I also wonder about all this try, try, try stuff if first you don't succeed. Poor defendant... go through the stress of the whole trial over again. Poor us, paying for all these trials. Days and days of testimony, new jurors lives upended for the trial, another week off the court calendar for a courtroom for a "big jury trial." What a shame.

I also feel for the alleged victim in this case, if 11/1 are wrong, they're feeling horrible right now as in the world doesn't believe...

I feel for the relatives of both, none of whom would have chosen any of these experiences given a choice.

I thought the DA must have some really strong evidence to file these kinds of cases, but once filed, what happens? Do they somehow forget to put it where the jury can see it? Or what?

At 6:37 PM, Anonymous Anonymous said...

Fred, my comment about the DA not getting the job done was a reference to his entire time in office. Two words come to mind: train wreck.

At 8:07 PM, Anonymous Anonymous said...

"Henchman Of Justice" says,

Anonymous #4: Harp all ya want on Gallegos, for HOJ shits on the Sheriff Department's rogue deputies who frack with innocent people, write false reports, then decide because the rogues get pinned, the department will cover-over and up certain flaws , the higher ups (including Downey Dipshit) deviate upon deviations prior in order to cover-up or make it appear as if viola, the rogues are all-of-a-sudden following proper protocols. Then, add the at times sham Grand Jury, the inadequate Citizens Law Enforcement Review Commission, and what we have is a failure to communicate facts and truths, especially in a "cumulative fashion". HOJ always gets a good laugh when so-called "caring community types" take on responsibilities to be "open-minded", but really just attempt to shut the door in order to not deal with whatever is going on internally behind the scenes because sometimes, the concern is really no less than public shame.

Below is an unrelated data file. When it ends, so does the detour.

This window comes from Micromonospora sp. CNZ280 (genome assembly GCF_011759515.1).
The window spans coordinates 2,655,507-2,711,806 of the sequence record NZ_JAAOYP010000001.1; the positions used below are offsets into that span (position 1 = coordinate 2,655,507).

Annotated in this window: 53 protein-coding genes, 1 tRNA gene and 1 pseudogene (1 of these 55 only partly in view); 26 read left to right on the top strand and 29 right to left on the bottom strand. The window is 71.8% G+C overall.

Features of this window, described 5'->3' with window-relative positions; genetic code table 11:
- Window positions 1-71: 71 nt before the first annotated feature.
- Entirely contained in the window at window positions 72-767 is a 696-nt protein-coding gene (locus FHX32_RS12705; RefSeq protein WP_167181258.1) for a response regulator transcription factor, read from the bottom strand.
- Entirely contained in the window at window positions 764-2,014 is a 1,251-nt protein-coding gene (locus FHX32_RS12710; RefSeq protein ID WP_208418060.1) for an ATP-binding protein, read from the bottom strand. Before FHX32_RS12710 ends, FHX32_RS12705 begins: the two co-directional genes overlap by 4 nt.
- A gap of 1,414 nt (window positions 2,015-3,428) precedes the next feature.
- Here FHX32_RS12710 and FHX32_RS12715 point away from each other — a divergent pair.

Further, just because Gallegos has a department rife with problem causers, does not mean Gallegos should be held 100% responsible, but he is. So, he fires and must consider rehiring, but labeled as a jerkoff. Alas though, Gallegos gets the blame because he is the point man. Obviously, Gallegos has made mistakes, but who else has not made mistakes in various departments other than the DA's office. In fact, can't blame Gallegos for the work done by others that preceeds his input or oversites. HOJ knows of one family, three brothers and a situation with the DA's office that has HOJ scratching his temples, but since HOJ is not directly involved, HOJ must sit back and wait, learn more. For those first hand experiences, HOJ nailed the donkey's tail beyond all repair, and the whole pinata game, well, candy is a falling like the sky is cryin'.

As far as this case, HOJ just says the Jury knows more about the facts that renders any HOJ thoughts as futile. Until further details, no comment! - HOJ